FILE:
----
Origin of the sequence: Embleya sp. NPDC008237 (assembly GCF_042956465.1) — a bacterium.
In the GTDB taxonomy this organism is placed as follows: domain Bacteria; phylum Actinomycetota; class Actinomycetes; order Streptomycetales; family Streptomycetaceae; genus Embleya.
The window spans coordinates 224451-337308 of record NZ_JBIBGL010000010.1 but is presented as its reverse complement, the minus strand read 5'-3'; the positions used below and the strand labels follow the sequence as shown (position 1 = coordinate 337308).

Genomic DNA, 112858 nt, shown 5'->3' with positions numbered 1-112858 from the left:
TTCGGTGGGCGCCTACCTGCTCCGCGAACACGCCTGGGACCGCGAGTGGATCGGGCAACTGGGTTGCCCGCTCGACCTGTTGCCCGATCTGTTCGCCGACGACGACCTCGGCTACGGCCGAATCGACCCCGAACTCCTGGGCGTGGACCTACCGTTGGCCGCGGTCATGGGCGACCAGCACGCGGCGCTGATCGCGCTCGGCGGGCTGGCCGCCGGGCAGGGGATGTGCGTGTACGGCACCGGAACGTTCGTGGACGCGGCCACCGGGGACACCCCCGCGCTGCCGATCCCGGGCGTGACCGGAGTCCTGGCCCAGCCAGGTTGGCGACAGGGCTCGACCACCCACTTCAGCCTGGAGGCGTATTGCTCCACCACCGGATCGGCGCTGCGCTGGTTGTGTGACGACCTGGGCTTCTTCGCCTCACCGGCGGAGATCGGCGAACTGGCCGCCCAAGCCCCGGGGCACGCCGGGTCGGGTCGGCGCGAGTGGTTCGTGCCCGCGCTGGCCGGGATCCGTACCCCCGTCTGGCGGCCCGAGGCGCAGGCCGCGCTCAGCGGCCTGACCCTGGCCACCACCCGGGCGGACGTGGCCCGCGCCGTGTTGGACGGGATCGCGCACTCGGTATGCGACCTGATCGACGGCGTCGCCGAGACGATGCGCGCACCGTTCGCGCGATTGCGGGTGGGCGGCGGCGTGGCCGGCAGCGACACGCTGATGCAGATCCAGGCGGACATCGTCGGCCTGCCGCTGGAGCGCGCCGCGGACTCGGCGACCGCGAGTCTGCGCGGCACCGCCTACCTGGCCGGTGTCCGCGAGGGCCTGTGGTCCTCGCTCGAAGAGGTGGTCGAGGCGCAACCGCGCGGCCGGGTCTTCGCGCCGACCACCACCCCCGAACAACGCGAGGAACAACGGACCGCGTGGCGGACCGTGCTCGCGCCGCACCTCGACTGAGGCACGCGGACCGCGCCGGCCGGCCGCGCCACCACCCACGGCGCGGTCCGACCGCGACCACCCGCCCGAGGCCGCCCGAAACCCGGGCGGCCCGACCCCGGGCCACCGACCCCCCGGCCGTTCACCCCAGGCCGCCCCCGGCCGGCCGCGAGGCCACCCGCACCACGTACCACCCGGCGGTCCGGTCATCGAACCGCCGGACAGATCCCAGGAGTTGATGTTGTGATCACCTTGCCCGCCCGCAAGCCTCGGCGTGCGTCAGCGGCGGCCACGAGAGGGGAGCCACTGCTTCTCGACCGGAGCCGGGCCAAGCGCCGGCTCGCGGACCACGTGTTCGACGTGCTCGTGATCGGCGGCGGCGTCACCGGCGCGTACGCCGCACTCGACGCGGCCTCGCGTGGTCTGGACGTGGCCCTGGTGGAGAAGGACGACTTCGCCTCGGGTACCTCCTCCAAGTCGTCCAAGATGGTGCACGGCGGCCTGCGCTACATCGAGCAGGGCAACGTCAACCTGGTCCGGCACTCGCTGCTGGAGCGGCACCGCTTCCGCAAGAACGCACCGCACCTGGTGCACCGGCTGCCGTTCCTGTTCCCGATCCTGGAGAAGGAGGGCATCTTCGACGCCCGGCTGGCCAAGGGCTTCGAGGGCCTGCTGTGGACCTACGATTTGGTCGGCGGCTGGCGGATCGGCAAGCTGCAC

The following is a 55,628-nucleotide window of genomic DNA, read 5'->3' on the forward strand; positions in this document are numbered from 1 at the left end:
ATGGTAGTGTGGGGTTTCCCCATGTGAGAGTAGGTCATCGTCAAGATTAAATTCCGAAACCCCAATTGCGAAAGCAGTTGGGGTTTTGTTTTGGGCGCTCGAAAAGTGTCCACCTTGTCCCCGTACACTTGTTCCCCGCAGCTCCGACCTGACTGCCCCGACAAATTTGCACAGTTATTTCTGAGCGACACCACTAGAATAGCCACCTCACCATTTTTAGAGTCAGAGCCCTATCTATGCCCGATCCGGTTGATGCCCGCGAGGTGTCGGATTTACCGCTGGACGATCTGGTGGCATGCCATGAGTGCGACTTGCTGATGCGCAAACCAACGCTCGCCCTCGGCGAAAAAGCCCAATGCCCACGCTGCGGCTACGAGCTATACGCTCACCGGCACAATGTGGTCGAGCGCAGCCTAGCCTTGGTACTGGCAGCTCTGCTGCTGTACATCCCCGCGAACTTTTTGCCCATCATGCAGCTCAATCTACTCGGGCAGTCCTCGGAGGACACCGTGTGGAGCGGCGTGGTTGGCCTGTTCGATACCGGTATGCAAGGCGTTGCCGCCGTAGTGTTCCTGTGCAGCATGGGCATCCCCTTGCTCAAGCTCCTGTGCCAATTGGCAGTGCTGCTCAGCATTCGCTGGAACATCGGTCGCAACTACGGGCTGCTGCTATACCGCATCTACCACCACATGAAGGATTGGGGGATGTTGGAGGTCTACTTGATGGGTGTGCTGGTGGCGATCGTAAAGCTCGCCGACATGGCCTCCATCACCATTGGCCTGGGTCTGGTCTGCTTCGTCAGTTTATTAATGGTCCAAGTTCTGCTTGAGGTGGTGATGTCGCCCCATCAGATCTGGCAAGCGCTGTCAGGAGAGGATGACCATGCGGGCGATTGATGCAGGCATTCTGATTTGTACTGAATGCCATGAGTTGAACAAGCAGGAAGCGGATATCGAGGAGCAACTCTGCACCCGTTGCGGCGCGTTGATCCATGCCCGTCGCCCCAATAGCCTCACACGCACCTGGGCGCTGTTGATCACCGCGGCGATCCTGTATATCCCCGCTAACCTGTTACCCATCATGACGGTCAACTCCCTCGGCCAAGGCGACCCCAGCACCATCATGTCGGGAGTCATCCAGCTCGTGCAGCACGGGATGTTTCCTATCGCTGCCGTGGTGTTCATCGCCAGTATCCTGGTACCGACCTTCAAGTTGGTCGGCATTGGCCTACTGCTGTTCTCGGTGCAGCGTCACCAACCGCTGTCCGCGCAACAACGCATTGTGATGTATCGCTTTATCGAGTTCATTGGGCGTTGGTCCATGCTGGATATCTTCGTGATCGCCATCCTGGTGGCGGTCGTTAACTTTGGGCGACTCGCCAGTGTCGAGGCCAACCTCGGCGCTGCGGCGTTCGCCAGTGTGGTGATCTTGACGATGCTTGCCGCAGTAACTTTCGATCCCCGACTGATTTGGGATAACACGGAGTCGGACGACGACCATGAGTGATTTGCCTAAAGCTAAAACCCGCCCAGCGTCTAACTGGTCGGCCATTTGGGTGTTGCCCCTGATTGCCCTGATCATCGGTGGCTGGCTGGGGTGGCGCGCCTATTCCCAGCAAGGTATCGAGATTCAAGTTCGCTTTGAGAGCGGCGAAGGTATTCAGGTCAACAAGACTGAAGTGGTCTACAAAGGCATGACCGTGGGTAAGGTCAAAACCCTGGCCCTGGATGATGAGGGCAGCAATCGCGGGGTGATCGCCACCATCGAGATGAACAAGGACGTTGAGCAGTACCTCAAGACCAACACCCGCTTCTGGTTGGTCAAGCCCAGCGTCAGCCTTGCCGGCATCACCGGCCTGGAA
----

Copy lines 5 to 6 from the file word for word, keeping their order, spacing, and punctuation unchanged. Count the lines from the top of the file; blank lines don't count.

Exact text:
TTCGGTGGGCGCCTACCTGCTCCGCGAACACGCCTGGGACCGCGAGTGGATCGGGCAACTGGGTTGCCCGCTCGACCTGTTGCCCGATCTGTTCGCCGACGACGACCTCGGCTACGGCCGAATCGACCCCGAACTCCTGGGCGTGGACCTACCGTTGGCCGCGGTCATGGGCGACCAGCACGCGGCGCTGATCGCGCTCGGCGGGCTGGCCGCCGGGCAGGGGATGTGCGTGTACGGCACCGGAACGTTCGTGGACGCGGCCACCGGGGACACCCCCGCGCTGCCGATCCCGGGCGTGACCGGAGTCCTGGCCCAGCCAGGTTGGCGACAGGGCTCGACCACCCACTTCAGCCTGGAGGCGTATTGCTCCACCACCGGATCGGCGCTGCGCTGGTTGTGTGACGACCTGGGCTTCTTCGCCTCACCGGCGGAGATCGGCGAACTGGCCGCCCAAGCCCCGGGGCACGCCGGGTCGGGTCGGCGCGAGTGGTTCGTGCCCGCGCTGGCCGGGATCCGTACCCCCGTCTGGCGGCCCGAGGCGCAGGCCGCGCTCAGCGGCCTGACCCTGGCCACCACCCGGGCGGACGTGGCCCGCGCCGTGTTGGACGGGATCGCGCACTCGGTATGCGACCTGATCGACGGCGTCGCCGAGACGATGCGCGCACCGTTCGCGCGATTGCGGGTGGGCGGCGGCGTGGCCGGCAGCGACACGCTGATGCAGATCCAGGCGGACATCGTCGGCCTGCCGCTGGAGCGCGCCGCGGACTCGGCGACCGCGAGTCTGCGCGGCACCGCCTACCTGGCCGGTGTCCGCGAGGGCCTGTGGTCCTCGCTCGAAGAGGTGGTCGAGGCGCAACCGCGCGGCCGGGTCTTCGCGCCGACCACCACCCCCGAACAACGCGAGGAACAACGGACCGCGTGGCGGACCGTGCTCGCGCCGCACCTCGACTGAGGCACGCGGACCGCGCCGGCCGGCCGCGCCACCACCCACGGCGCGGTCCGACCGCGACCACCCGCCCGAGGCCGCCCGAAACCCGGGCGGCCCGACCCCGGGCCACCGACCCCCCGGCCGTTCACCCCAGGCCGCCCCCGGCCGGCCGCGAGGCCACCCGCACCACGTACCACCCGGCGGTCCGGTCATCGAACCGCCGGACAGATCCCAGGAGTTGATGTTGTGATCACCTTGCCCGCCCGCAAGCCTCGGCGTGCGTCAGCGGCGGCCACGAGAGGGGAGCCACTGCTTCTCGACCGGAGCCGGGCCAAGCGCCGGCTCGCGGACCACGTGTTCGACGTGCTCGTGATCGGCGGCGGCGTCACCGGCGCGTACGCCGCACTCGACGCGGCCTCGCGTGGTCTGGACGTGGCCCTGGTGGAGAAGGACGACTTCGCCTCGGGTACCTCCTCCAAGTCGTCCAAGATGGTGCACGGCGGCCTGCGCTACATCGAGCAGGGCAACGTCAACCTGGTCCGGCACTCGCTGCTGGAGCGGCACCGCTTCCGCAAGAACGCACCGCACCTGGTGCACCGGCTGCCGTTCCTGTTCCCGATCCTGGAGAAGGAGGGCATCTTCGACGCCCGGCTGGCCAAGGGCTTCGAGGGCCTGCTGTGGACCTACGATTTGGTCGGCGGCTGGCGGATCGGCAAGCTGCAC

The following is a 55,628-nucleotide window of genomic DNA, read 5'->3' on the forward strand; positions in this document are numbered from 1 at the left end: